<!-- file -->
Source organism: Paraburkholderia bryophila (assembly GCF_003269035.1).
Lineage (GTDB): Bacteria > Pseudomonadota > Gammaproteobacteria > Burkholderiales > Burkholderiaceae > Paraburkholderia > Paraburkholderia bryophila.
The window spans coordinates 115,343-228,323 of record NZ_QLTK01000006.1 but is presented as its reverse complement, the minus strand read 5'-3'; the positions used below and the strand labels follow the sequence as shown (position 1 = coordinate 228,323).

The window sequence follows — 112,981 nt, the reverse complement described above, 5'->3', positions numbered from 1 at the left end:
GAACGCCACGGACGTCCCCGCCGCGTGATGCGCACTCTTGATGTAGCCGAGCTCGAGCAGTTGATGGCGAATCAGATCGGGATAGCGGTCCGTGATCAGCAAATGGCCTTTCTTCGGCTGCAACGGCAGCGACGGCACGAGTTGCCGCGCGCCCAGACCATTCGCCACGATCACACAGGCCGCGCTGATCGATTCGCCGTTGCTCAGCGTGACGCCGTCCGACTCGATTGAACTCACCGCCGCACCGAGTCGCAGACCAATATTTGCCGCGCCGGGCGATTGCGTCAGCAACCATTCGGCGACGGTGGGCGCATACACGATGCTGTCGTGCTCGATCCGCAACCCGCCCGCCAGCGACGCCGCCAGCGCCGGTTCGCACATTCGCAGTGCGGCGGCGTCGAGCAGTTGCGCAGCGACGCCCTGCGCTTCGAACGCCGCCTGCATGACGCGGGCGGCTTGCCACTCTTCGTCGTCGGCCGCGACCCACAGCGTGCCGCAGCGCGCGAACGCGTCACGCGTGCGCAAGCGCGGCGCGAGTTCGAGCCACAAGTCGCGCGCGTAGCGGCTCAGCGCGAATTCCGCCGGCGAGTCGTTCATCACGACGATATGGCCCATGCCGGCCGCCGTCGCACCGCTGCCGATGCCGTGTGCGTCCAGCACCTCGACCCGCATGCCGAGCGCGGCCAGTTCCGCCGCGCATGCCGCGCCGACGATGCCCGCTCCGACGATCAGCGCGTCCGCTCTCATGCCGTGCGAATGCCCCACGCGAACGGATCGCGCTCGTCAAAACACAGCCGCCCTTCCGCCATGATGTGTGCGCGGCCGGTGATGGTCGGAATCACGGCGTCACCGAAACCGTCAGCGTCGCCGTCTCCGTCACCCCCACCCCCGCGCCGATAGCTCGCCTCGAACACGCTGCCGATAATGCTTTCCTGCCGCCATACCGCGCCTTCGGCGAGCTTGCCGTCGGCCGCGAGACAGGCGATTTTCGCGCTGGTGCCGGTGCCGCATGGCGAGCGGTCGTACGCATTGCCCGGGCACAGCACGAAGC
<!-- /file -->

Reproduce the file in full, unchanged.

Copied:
Source organism: Paraburkholderia bryophila (assembly GCF_003269035.1).
Lineage (GTDB): Bacteria > Pseudomonadota > Gammaproteobacteria > Burkholderiales > Burkholderiaceae > Paraburkholderia > Paraburkholderia bryophila.
The window spans coordinates 115,343-228,323 of record NZ_QLTK01000006.1 but is presented as its reverse complement, the minus strand read 5'-3'; the positions used below and the strand labels follow the sequence as shown (position 1 = coordinate 228,323).

The window sequence follows — 112,981 nt, the reverse complement described above, 5'->3', positions numbered from 1 at the left end:
GAACGCCACGGACGTCCCCGCCGCGTGATGCGCACTCTTGATGTAGCCGAGCTCGAGCAGTTGATGGCGAATCAGATCGGGATAGCGGTCCGTGATCAGCAAATGGCCTTTCTTCGGCTGCAACGGCAGCGACGGCACGAGTTGCCGCGCGCCCAGACCATTCGCCACGATCACACAGGCCGCGCTGATCGATTCGCCGTTGCTCAGCGTGACGCCGTCCGACTCGATTGAACTCACCGCCGCACCGAGTCGCAGACCAATATTTGCCGCGCCGGGCGATTGCGTCAGCAACCATTCGGCGACGGTGGGCGCATACACGATGCTGTCGTGCTCGATCCGCAACCCGCCCGCCAGCGACGCCGCCAGCGCCGGTTCGCACATTCGCAGTGCGGCGGCGTCGAGCAGTTGCGCAGCGACGCCCTGCGCTTCGAACGCCGCCTGCATGACGCGGGCGGCTTGCCACTCTTCGTCGTCGGCCGCGACCCACAGCGTGCCGCAGCGCGCGAACGCGTCACGCGTGCGCAAGCGCGGCGCGAGTTCGAGCCACAAGTCGCGCGCGTAGCGGCTCAGCGCGAATTCCGCCGGCGAGTCGTTCATCACGACGATATGGCCCATGCCGGCCGCCGTCGCACCGCTGCCGATGCCGTGTGCGTCCAGCACCTCGACCCGCATGCCGAGCGCGGCCAGTTCCGCCGCGCATGCCGCGCCGACGATGCCCGCTCCGACGATCAGCGCGTCCGCTCTCATGCCGTGCGAATGCCCCACGCGAACGGATCGCGCTCGTCAAAACACAGCCGCCCTTCCGCCATGATGTGTGCGCGGCCGGTGATGGTCGGAATCACGGCGTCACCGAAACCGTCAGCGTCGCCGTCTCCGTCACCCCCACCCCCGCGCCGATAGCTCGCCTCGAACACGCTGCCGATAATGCTTTCCTGCCGCCATACCGCGCCTTCGGCGAGCTTGCCGTCGGCCGCGAGACAGGCGATTTTCGCGCTGGTGCCGGTGCCGCATGGCGAGCGGTCGTACGCATTGCCCGGGCACAGCACGAAGC